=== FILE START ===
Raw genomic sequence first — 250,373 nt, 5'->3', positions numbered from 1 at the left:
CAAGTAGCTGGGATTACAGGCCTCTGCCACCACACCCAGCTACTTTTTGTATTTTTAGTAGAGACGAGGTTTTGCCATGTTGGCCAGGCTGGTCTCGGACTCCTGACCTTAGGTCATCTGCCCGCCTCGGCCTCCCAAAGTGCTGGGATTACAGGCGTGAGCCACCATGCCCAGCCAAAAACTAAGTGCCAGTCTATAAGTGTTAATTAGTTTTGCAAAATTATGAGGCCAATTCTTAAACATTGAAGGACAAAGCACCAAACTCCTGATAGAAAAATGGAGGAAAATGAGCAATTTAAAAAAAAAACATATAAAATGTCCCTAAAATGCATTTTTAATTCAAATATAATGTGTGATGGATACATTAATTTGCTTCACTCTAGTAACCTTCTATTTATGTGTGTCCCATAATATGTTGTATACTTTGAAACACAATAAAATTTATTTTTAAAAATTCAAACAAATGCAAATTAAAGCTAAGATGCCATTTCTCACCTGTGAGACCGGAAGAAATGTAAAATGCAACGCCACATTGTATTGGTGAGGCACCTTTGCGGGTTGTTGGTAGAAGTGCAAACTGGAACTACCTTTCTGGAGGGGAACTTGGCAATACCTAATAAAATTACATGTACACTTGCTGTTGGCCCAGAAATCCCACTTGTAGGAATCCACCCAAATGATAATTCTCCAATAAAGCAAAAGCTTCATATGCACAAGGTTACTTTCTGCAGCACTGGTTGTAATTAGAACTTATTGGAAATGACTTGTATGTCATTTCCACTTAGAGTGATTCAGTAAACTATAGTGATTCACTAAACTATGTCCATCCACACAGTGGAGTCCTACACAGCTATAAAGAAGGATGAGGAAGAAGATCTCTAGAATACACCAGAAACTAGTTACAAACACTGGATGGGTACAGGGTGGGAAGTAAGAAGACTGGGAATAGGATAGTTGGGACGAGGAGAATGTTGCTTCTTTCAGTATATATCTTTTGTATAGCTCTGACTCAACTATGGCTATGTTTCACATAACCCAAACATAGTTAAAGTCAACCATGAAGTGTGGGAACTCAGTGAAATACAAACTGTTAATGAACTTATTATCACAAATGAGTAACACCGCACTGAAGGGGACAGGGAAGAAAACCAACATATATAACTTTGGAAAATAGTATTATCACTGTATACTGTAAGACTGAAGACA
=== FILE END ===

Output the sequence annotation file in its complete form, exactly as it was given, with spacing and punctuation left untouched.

Raw genomic sequence first — 250,373 nt, 5'->3', positions numbered from 1 at the left:
CAAGTAGCTGGGATTACAGGCCTCTGCCACCACACCCAGCTACTTTTTGTATTTTTAGTAGAGACGAGGTTTTGCCATGTTGGCCAGGCTGGTCTCGGACTCCTGACCTTAGGTCATCTGCCCGCCTCGGCCTCCCAAAGTGCTGGGATTACAGGCGTGAGCCACCATGCCCAGCCAAAAACTAAGTGCCAGTCTATAAGTGTTAATTAGTTTTGCAAAATTATGAGGCCAATTCTTAAACATTGAAGGACAAAGCACCAAACTCCTGATAGAAAAATGGAGGAAAATGAGCAATTTAAAAAAAAAACATATAAAATGTCCCTAAAATGCATTTTTAATTCAAATATAATGTGTGATGGATACATTAATTTGCTTCACTCTAGTAACCTTCTATTTATGTGTGTCCCATAATATGTTGTATACTTTGAAACACAATAAAATTTATTTTTAAAAATTCAAACAAATGCAAATTAAAGCTAAGATGCCATTTCTCACCTGTGAGACCGGAAGAAATGTAAAATGCAACGCCACATTGTATTGGTGAGGCACCTTTGCGGGTTGTTGGTAGAAGTGCAAACTGGAACTACCTTTCTGGAGGGGAACTTGGCAATACCTAATAAAATTACATGTACACTTGCTGTTGGCCCAGAAATCCCACTTGTAGGAATCCACCCAAATGATAATTCTCCAATAAAGCAAAAGCTTCATATGCACAAGGTTACTTTCTGCAGCACTGGTTGTAATTAGAACTTATTGGAAATGACTTGTATGTCATTTCCACTTAGAGTGATTCAGTAAACTATAGTGATTCACTAAACTATGTCCATCCACACAGTGGAGTCCTACACAGCTATAAAGAAGGATGAGGAAGAAGATCTCTAGAATACACCAGAAACTAGTTACAAACACTGGATGGGTACAGGGTGGGAAGTAAGAAGACTGGGAATAGGATAGTTGGGACGAGGAGAATGTTGCTTCTTTCAGTATATATCTTTTGTATAGCTCTGACTCAACTATGGCTATGTTTCACATAACCCAAACATAGTTAAAGTCAACCATGAAGTGTGGGAACTCAGTGAAATACAAACTGTTAATGAACTTATTATCACAAATGAGTAACACCGCACTGAAGGGGACAGGGAAGAAAACCAACATATATAACTTTGGAAAATAGTATTATCACTGTATACTGTAAGACTGAAGACA